Pat looks for the silver linings in things, and tries to maintain a positive perspective, which is noble but difficult in light of all of his problems, which he mostly refuses to recognize. He meets a woman named Tiffany, who is her own brand of strange, and becomes reabsorbed into the world of Eagles football. There’s some debate as to whether those things are good for him. He works out almost constantly, is ignored by his father and rarely takes his pills. He iReading the book (which is basically his diary) gives the reader an interesting look into the mind of a man whose chemicals just can’t seem to balance themselves out.

Funkyfacecat’s #CBR5 Review #02 The Silver Linings Playbook by Matthew Quick

I really enjoyed the film The Silver Linings Playbook (I don’t necessarily think it’s the Best Picture, but it’s certainly a very good one, with excellent performances), and so I thought I’d check out the book. The book is a bit darker in mood but similar in content (and most of the changes for the film make sense to me) – a romantic comedy about broken people, about family, and learning about saving yourself.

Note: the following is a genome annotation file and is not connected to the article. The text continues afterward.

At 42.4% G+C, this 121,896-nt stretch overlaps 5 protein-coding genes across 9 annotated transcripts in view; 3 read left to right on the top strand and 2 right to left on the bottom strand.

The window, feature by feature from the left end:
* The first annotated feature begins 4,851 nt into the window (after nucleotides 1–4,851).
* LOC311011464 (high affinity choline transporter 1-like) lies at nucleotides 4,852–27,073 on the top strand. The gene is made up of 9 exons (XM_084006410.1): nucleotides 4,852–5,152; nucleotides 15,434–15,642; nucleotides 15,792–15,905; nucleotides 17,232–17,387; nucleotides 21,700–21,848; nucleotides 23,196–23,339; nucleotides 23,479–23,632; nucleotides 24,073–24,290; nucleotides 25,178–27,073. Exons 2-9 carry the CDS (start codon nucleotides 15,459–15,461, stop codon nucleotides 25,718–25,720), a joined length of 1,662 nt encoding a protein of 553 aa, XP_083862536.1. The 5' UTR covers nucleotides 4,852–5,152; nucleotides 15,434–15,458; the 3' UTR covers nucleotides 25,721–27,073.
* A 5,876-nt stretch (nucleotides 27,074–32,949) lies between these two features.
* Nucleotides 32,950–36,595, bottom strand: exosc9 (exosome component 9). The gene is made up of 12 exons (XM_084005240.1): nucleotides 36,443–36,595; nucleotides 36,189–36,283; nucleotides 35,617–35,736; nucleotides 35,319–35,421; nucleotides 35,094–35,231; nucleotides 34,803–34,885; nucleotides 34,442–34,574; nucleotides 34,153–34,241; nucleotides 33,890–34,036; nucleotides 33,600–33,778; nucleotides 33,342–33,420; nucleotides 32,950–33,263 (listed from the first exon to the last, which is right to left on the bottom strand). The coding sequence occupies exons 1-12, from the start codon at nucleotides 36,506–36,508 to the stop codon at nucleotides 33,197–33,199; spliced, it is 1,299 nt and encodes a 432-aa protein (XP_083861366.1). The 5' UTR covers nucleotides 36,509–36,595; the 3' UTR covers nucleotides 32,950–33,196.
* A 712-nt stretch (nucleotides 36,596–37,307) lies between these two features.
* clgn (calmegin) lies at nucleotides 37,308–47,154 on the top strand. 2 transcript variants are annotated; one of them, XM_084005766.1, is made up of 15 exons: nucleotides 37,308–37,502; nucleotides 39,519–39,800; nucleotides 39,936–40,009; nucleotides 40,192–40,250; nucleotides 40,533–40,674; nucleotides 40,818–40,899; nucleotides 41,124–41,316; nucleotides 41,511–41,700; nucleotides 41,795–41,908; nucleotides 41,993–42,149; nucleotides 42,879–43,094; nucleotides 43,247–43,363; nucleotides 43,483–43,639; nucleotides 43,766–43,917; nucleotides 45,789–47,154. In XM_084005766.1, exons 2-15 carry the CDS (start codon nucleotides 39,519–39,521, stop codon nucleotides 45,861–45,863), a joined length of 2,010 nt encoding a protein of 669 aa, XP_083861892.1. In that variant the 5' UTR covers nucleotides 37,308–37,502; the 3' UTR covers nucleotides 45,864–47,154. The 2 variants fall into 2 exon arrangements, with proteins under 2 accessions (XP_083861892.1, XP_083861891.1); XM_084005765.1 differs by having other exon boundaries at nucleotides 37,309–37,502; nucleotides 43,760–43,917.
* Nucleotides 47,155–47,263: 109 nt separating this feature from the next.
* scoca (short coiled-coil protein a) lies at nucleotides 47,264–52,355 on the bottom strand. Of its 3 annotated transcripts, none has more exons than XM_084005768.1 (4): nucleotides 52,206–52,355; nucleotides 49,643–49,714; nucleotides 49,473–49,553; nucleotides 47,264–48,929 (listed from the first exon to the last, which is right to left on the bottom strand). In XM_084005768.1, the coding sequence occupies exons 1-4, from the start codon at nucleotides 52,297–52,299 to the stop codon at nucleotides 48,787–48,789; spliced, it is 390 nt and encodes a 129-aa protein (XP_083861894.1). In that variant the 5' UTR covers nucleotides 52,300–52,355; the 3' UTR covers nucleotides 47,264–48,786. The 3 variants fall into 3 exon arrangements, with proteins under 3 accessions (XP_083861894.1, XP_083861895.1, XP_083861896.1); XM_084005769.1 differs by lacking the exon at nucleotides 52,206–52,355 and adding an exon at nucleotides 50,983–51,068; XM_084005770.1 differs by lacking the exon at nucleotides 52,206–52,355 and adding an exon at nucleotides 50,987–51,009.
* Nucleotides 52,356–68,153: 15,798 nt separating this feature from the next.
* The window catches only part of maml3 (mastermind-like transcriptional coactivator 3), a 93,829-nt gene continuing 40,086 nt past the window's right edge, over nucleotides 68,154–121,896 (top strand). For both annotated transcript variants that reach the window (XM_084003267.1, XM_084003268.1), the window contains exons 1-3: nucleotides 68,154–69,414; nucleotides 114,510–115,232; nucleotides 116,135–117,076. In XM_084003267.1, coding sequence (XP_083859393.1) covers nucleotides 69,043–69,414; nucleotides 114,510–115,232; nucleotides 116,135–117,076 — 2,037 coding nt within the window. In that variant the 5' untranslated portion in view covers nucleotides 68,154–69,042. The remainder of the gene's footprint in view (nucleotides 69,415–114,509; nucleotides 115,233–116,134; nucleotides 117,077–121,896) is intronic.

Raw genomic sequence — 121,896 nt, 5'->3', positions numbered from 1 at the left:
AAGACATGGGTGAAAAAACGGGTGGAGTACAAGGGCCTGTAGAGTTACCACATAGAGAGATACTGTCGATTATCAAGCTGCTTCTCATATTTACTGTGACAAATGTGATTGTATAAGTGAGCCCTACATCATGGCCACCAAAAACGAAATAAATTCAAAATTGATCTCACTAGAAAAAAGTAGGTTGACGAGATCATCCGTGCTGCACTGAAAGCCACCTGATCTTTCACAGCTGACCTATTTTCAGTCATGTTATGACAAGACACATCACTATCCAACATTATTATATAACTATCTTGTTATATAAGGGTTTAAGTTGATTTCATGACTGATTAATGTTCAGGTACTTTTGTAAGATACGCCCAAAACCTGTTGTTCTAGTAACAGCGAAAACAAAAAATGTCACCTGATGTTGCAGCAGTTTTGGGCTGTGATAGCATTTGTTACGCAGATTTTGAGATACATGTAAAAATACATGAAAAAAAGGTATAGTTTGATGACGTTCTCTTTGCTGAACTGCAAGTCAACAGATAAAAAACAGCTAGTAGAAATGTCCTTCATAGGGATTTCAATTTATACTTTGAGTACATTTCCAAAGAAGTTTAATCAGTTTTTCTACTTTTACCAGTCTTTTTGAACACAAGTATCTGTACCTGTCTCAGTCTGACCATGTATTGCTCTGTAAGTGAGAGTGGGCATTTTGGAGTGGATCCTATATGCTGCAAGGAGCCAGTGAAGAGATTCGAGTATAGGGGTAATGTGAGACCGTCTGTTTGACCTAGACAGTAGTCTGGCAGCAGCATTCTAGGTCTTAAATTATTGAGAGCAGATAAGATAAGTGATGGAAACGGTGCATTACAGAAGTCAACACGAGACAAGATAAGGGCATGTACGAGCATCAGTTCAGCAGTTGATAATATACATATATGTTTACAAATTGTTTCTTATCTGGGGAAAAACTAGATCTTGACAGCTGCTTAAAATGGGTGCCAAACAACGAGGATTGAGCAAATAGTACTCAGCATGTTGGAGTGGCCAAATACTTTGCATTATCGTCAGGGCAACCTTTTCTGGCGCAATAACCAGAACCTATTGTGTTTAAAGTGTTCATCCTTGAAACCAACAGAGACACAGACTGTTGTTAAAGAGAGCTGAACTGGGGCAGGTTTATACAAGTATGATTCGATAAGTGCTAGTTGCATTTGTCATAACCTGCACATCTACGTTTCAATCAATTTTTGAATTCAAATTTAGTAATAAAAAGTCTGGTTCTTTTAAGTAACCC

Pat has been released from a psychiatric institution into his mother’s custody. He and his wife separated a while ago over an incident that Pat can’t quite remember and refuses to think about. Instead he focuses on fixing himself in order to win back his wife. He narrates this journey of  self-improvement as a sort of love letter to her, but it gradually becomes more of a document of his own survival and tentative re-connection to the rest of the world, including his court-mandated therapist, own family and the mysteriously promiscuous widow Tiffany. Tiffany inveigles him into committing to something he has never done before, and in doing so causes him to awaken in some ways – not always with immediately positive effects.